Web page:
This turned out to be true for me. I used to excel at listing my failings and hang-ups, but faltered at the question of what I did well. I found suggestions of having vast potential confronting and upsetting. My inner cop constantly reminded me that I was not good enough. Holden’s teaching was a revelation for me. I did have to make peace with myself and acknowledge my inner light before I could live a joyful life. And since then, my inner cop is pacified by my attempt to follow Peace Pilgrim’s advice:
Look within for your answers. Your divine nature – your inner light – knows all the answers. Spend your time bringing your life into harmony with divine law. Work on overcoming evil with good, falsehood with truth, hatred with love. Work on establishing a good lifestyle for yourself… These things are important: 1. A means of livelihood which is a useful task in society. 2. Good living habits, including rest and exercise and good eating habits, but most of all good thinking habits – don’t think negative thoughts. 3. Inspirational things in your life, things that will lift you up: read beautiful words, listen to beautiful music, experience the beauties of nature. 4. Serve as much as you can, do as much as possible to help others – for in this world you are given as you give.6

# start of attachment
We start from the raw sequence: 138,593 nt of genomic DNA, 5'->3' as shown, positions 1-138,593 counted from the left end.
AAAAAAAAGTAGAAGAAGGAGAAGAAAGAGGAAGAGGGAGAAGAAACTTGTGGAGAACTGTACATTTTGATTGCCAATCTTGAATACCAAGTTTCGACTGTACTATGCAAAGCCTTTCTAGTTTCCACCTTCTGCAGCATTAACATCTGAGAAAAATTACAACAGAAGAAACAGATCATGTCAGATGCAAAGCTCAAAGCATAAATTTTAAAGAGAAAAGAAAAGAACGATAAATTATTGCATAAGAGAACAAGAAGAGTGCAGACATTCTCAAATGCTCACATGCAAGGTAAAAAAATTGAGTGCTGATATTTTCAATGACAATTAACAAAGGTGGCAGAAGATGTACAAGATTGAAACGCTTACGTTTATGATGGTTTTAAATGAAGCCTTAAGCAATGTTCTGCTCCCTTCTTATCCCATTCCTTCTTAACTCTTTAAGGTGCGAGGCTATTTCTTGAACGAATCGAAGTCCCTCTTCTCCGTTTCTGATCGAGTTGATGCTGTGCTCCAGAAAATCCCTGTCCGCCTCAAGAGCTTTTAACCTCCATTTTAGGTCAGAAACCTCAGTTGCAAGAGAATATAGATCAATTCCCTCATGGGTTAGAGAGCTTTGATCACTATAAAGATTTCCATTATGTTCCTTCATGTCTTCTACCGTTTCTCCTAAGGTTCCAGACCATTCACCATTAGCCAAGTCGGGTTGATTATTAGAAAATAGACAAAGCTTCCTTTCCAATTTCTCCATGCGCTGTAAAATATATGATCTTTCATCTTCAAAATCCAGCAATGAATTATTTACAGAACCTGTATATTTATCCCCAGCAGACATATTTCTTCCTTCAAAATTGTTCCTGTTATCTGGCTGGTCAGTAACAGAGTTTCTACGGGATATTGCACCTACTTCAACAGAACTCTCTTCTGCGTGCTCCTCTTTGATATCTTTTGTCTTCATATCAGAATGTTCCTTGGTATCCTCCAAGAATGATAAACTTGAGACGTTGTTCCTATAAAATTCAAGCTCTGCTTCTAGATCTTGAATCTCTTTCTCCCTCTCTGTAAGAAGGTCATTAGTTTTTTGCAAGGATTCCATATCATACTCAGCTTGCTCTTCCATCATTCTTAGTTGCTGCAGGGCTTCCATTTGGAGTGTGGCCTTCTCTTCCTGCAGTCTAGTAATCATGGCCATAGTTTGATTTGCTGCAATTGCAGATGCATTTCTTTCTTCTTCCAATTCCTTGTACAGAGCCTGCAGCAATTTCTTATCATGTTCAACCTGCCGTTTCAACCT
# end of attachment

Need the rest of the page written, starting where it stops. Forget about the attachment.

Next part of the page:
May this be of assistance to you, too, and may your light shine brightly.
© Natalie Lydia Barker 2017